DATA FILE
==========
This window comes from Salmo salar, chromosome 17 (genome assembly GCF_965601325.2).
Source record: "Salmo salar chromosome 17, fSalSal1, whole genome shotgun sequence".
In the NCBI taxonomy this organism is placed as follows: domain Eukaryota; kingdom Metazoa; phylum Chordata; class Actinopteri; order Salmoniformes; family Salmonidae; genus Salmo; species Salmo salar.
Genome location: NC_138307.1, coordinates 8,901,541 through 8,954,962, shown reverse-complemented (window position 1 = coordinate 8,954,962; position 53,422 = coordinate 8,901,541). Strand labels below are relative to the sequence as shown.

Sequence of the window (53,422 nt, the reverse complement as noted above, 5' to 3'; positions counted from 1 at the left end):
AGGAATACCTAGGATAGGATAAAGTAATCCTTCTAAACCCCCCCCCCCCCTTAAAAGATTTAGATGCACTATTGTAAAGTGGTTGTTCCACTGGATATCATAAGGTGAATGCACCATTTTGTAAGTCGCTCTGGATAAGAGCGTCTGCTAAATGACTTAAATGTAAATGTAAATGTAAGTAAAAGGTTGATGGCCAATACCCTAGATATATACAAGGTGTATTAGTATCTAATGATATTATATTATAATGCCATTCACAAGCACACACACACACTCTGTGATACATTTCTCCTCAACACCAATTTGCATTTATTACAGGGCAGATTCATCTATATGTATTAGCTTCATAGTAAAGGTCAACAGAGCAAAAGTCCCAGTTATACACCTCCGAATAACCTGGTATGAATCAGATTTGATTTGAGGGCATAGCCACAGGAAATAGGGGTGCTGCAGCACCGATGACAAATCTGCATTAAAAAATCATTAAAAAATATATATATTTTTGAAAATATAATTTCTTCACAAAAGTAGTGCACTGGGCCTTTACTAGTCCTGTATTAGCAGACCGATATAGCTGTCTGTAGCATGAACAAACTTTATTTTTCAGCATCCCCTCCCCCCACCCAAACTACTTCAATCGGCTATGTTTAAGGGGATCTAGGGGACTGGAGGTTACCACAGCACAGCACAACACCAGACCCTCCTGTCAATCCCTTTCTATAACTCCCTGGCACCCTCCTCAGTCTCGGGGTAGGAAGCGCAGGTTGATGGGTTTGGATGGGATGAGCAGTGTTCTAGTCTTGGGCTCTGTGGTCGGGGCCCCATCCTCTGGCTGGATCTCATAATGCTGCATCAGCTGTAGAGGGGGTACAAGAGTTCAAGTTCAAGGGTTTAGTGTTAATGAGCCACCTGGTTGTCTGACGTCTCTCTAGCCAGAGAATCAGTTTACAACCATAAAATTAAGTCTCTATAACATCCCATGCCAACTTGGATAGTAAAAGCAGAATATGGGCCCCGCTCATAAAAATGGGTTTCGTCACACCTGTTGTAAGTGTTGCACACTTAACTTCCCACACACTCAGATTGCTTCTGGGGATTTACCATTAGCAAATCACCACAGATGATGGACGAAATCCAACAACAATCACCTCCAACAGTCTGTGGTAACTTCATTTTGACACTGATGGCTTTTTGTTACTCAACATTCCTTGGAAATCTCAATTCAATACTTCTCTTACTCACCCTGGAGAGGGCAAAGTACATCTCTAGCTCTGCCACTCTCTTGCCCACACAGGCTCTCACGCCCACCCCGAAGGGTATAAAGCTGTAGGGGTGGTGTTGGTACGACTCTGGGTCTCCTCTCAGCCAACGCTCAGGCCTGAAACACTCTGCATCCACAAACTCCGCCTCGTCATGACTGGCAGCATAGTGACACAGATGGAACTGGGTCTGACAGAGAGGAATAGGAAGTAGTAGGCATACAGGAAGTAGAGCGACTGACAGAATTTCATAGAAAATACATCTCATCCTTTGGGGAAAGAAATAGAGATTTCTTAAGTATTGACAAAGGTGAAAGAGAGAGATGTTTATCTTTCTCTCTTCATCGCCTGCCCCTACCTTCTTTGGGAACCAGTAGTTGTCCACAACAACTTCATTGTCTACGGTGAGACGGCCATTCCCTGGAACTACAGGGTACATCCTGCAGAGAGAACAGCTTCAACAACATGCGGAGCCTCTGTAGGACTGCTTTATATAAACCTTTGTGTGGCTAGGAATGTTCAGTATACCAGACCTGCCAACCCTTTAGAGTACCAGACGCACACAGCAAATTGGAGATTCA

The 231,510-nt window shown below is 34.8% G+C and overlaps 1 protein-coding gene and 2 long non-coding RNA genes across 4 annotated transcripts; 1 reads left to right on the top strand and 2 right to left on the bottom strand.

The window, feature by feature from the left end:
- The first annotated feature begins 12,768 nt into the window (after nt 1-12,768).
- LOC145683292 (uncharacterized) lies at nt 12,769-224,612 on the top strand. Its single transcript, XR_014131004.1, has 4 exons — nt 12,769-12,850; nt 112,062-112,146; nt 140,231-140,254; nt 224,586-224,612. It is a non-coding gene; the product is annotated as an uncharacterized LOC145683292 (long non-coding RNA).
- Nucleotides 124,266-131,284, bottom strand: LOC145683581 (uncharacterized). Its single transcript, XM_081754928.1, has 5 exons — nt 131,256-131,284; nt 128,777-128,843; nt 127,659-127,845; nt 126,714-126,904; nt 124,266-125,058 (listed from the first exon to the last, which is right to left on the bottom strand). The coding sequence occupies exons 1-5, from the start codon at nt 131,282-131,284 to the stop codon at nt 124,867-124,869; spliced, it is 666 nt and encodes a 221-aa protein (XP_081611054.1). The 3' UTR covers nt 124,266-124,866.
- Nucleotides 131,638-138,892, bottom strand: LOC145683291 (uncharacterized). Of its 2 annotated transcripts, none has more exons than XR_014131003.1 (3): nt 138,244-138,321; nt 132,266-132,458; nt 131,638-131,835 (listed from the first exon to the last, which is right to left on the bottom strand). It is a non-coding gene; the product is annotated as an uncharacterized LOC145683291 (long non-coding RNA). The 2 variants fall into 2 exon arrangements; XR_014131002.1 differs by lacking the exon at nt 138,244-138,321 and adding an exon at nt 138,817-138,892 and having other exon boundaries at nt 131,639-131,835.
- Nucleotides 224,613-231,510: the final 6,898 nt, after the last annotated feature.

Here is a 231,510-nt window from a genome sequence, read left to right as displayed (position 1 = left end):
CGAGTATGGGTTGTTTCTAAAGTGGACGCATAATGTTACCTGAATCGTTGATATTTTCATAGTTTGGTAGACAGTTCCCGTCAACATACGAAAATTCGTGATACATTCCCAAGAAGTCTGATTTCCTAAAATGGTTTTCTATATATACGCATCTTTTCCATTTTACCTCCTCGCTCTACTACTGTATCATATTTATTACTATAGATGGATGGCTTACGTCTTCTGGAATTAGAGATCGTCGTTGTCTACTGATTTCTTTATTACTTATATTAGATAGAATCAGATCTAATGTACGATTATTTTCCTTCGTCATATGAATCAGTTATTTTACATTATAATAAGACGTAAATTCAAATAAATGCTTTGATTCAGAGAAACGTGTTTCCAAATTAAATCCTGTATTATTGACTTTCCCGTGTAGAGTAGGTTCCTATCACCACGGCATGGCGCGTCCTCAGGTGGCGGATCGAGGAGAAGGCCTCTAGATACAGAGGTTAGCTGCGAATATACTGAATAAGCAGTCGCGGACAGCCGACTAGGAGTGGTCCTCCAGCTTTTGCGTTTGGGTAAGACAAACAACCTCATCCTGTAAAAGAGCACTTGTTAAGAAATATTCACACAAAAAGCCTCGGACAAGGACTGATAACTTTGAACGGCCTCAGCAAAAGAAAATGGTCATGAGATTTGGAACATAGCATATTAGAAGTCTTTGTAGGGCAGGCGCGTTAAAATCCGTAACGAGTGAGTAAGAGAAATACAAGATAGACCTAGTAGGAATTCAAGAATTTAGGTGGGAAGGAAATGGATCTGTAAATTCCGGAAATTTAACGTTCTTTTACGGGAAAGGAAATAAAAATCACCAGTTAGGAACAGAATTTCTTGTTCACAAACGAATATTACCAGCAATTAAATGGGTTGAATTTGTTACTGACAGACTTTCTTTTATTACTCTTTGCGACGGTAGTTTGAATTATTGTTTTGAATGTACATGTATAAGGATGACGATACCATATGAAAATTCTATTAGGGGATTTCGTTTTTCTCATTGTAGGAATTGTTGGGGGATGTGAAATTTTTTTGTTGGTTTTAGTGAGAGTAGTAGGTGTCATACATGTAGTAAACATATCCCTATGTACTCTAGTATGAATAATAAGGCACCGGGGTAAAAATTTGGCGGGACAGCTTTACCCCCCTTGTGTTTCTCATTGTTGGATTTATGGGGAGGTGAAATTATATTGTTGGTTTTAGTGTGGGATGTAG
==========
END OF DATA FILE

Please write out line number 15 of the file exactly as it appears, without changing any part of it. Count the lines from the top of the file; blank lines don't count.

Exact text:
CGAGTATGGGTTGTTTCTAAAGTGGACGCATAATGTTACCTGAATCGTTGATATTTTCATAGTTTGGTAGACAGTTCCCGTCAACATACGAAAATTCGTGATACATTCCCAAGAAGTCTGATTTCCTAAAATGGTTTTCTATATATACGCATCTTTTCCATTTTACCTCCTCGCTCTACTACTGTATCATATTTATTACTATAGATGGATGGCTTACGTCTTCTGGAATTAGAGATCGTCGTTGTCTACTGATTTCTTTATTACTTATATTAGATAGAATCAGATCTAATGTACGATTATTTTCCTTCGTCATATGAATCAGTTATTTTACATTATAATAAGACGTAAATTCAAATAAATGCTTTGATTCAGAGAAACGTGTTTCCAAATTAAATCCTGTATTATTGACTTTCCCGTGTAGAGTAGGTTCCTATCACCACGGCATGGCGCGTCCTCAGGTGGCGGATCGAGGAGAAGGCCTCTAGATACAGAGGTTAGCTGCGAATATACTGAATAAGCAGTCGCGGACAGCCGACTAGGAGTGGTCCTCCAGCTTTTGCGTTTGGGTAAGACAAACAACCTCATCCTGTAAAAGAGCACTTGTTAAGAAATATTCACACAAAAAGCCTCGGACAAGGACTGATAACTTTGAACGGCCTCAGCAAAAGAAAATGGTCATGAGATTTGGAACATAGCATATTAGAAGTCTTTGTAGGGCAGGCGCGTTAAAATCCGTAACGAGTGAGTAAGAGAAATACAAGATAGACCTAGTAGGAATTCAAGAATTTAGGTGGGAAGGAAATGGATCTGTAAATTCCGGAAATTTAACGTTCTTTTACGGGAAAGGAAATAAAAATCACCAGTTAGGAACAGAATTTCTTGTTCACAAACGAATATTACCAGCAATTAAATGGGTTGAATTTGTTACTGACAGACTTTCTTTTATTACTCTTTGCGACGGTAGTTTGAATTATTGTTTTGAATGTACATGTATAAGGATGACGATACCATATGAAAATTCTATTAGGGGATTTCGTTTTTCTCATTGTAGGAATTGTTGGGGGATGTGAAATTTTTTTGTTGGTTTTAGTGAGAGTAGTAGGTGTCATACATGTAGTAAACATATCCCTATGTACTCTAGTATGAATAATAAGGCACCGGGGTAAAAATTTGGCGGGACAGCTTTACCCCCCTTGTGTTTCTCATTGTTGGATTTATGGGGAGGTGAAATTATATTGTTGGTTTTAGTGTGGGATGTAG